Sapientza is an island of lush vegetation, with a rich flora and fauna. Here we find the unique in the Mediterranean forest of perennial hollies and arbutus which reach heights beyond ten meters. The great zoological importance of the island is highlighted by the bottlenose dolphin, the Mediterranean monk seal and the loggerhead sea turtle. The famous Cretan goat Kri-kri lives here, as well as many bird species. Researchers and visitors are mystified by the beauty of the landscape and its harmony with nature.

In November, access to the island is strictly limited for Kri Kri hunting.
Trophy hunting on the island is the best way to prevent overpopulation and preserve the vegetation. An unhealthy population, on the other hand, can result in infections or vegetation destruction. It is therefore critical to maintain a healthy population through trophy hunting in order to maintain the ecosystem.

Photography wildlife Sapientza Mouflon

Sapientza Mouflon Latin name: Ovis Ammon Musimon is a subspicie and looks more like Corsican sheep then European mouflon. Smaller body the same as the Kri Kri ibex is defined from the limited food source of the island. Mouflon sheep have reddish to dark brown, short-haired coats with dark back stripes and black ventral areas and light-colored saddle patches. The males are horned; some females are horned, while others are polled. The horns of mature rams are curved in almost one full revolution (up to 80 cm). Mouflon have shoulder heights around 0.7 m and body weights of 40 kg (males) and 25 kg (females).

Photography wildlife Mediterranean Monk Seal

The Mediterranean Monk seal (Monachus monachus) is one of the larger species of seals in the world.

The greater part of its population is situated in Greek waters and is estimated to be about 550-600 seals. The Mediterranean monk seal (Monachus monachus) is a monk seal belonging to the family Phocidae. As of 2015, it is estimated that fewer than 700 individuals survive in three or four isolated subpopulations in the Mediterranean, (especially) in the Aegean Sea, the archipelago of Madeira and the Cabo Blanco area in the northeastern Atlantic Ocean. It is believed to be the world’s rarest pinniped species.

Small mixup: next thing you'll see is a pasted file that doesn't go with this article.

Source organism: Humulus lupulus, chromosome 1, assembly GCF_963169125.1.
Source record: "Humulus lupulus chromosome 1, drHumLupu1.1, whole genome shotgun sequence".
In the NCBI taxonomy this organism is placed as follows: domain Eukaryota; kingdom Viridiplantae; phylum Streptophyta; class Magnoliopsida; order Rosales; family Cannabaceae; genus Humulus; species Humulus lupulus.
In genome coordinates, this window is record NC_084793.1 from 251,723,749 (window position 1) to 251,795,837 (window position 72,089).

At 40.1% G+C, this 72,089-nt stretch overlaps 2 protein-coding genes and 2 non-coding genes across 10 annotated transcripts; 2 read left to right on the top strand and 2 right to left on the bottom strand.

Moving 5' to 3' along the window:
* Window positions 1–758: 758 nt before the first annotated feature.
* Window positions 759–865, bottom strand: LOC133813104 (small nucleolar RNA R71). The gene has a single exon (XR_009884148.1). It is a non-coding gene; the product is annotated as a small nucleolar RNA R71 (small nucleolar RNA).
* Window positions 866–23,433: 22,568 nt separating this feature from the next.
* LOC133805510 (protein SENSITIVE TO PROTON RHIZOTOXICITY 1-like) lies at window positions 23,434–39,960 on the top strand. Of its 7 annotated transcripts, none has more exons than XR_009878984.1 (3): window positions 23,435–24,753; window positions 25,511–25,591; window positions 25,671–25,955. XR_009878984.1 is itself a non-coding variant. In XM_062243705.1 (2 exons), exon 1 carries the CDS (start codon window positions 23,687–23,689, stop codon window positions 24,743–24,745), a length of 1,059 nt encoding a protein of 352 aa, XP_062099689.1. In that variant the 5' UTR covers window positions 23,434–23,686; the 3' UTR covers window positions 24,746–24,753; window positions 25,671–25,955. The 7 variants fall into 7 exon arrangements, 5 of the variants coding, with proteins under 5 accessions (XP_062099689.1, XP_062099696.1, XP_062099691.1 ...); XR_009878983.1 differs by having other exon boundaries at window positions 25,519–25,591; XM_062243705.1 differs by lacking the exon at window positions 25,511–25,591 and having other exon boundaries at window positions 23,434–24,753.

Sapientza is an island of lush vegetation, with a rich flora and fauna. Here we find the unique in the Mediterranean forest of perennial hollies and arbutus which reach heights beyond ten meters. The great zoological importance of the island is highlighted by the bottlenose dolphin, the Mediterranean monk seal and the loggerhead sea turtle. The famous Cretan goat Kri-kri lives here, as well as many bird species. Researchers and visitors are mystified by the beauty of the landscape and its harmony with nature. The habitat of this pinniped has changed over the years. In ancient times, and up until the 20th century, Mediterranean monk seals had been known to congregate, give birth, and seek refuge on open beaches. In more recent times, they have left their former habitat and now only use sea caves for these activities. Often these caves are inaccessible to humans. Often their caves have underwater entries and their caves are often positioned along remote or rugged coastlines.